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There are some new wrinkles in the booming wrinkle-free pants market.

A relatively new technology introduced more than two years ago, wrinkle-free cotton slacks now account for more than 60% of the $2 billion men's cotton pants category. And that number jumps to 80% of sales in department stores alone.

As a result, the Big 3 players-Farah USA's Savane line, Haggar Apparel Co. and Levi Strauss & Co.'s Dockers-all plan to expand the wrinkle-free concept this year into shirts and shorts and offer more lively designs.

Dockers commands the largest dollar share of the men's market in better department stores at 42%, according to the NPD Group, Port Washington, N.Y. Farah ranks second with 35%, followed by Haggar at 20%. In all outlets, including mass merchandisers, Haggar and Dockers are roughly equal at about 30% each while Farah, which sells only in department stores, drops to a 10% share.

Marketers are trying to entice more male consumers with a range of technological improvements, including wrinkle-free, stain-resistant, soft-wash cotton pants from Farah that will be rolled out this summer, said Marketing Director Dirk Van Slyke.

Farah's Savane recently launched men's wrinkle-free cotton shirts. Farah posted sales of $240 million in 1994, of which 65% belonged to Savane.

Haggar had more than $491 million in sales last year; wrinkle-free clothing accounted for 34.6%.

This year, Haggar plans to boost marketing spending 40% to $35 million, with a significant portion of the budget dedicated to wrinkle-resistant products, said Alan Burks, Haggar's senior VP-marketing.

A new print, outdoor, network and cable TV ad campaign, breaking this spring from Goodby, Silverstein & Partners, San Francisco, will focus on Haggar's new wrinkle-resistant shorts. More ads will follow, spotlighting wrinkle-free shirts and new patterns and colors. The campaign will run on network and cable TV and in national magazines.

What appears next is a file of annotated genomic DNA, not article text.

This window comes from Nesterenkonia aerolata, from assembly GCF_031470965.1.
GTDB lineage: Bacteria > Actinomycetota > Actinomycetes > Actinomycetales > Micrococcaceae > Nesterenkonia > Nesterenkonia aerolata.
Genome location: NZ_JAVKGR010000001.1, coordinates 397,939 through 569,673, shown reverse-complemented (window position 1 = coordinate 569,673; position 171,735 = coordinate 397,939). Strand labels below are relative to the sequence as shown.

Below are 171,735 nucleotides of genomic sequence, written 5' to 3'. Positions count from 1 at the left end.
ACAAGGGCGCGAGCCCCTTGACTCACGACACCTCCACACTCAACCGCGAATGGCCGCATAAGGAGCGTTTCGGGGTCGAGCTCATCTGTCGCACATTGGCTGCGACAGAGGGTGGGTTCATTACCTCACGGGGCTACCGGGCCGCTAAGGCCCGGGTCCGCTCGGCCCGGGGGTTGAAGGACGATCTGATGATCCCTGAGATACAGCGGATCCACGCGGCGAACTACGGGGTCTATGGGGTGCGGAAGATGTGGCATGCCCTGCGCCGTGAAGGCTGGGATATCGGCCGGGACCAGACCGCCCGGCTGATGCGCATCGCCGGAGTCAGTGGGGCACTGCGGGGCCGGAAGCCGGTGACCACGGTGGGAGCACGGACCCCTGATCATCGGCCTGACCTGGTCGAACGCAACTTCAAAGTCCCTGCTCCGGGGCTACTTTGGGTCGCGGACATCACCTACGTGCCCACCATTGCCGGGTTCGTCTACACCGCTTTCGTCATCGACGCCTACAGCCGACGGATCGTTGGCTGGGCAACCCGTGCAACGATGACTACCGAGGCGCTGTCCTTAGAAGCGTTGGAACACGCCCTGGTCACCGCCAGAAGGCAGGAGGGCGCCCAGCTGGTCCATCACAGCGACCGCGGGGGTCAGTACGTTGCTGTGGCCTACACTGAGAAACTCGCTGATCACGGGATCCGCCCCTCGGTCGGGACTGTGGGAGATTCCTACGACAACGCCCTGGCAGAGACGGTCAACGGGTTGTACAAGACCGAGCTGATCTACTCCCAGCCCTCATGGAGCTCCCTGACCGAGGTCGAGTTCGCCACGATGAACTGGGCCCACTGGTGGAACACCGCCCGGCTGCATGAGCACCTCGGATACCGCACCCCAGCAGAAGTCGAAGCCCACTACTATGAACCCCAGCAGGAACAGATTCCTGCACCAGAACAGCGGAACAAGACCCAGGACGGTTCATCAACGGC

Farah has budgeted $13 million for marketing this year, Mr. Van Slyke said. Starting this spring, the company will run print, TV and radio ads from GSD&M, Austin, Texas, supporting all wrinkle-resistant products including a new soft-wash, wrinkle-free pant bowing this spring.

Levi Strauss' Dockers is a relative newcomer to the category but has shot up from third place to No. 1 since bringing out its first wrinkle-resistant pants in late 1993. Levi Strauss & Co. Marketing Director Brad Williams attributes the quick rise to customer loyalty, brand recognition and aggressive marketing .

It is estimated that total Dockers' sales hit $1 billion in 1994, in part thanks to casual Fridays in the workplace. Dockers is expected to offer more products this year, including wrinkle-free dress shirts.

The company spends an estimated $25 million on advertising annually for Dockers, including the wrinkle-free products, via Foote, Cone & Belding, San Francisco. No print ads are slated for now, but plans are under way for a new multimedia campaign later this year that will incorporate all new products.

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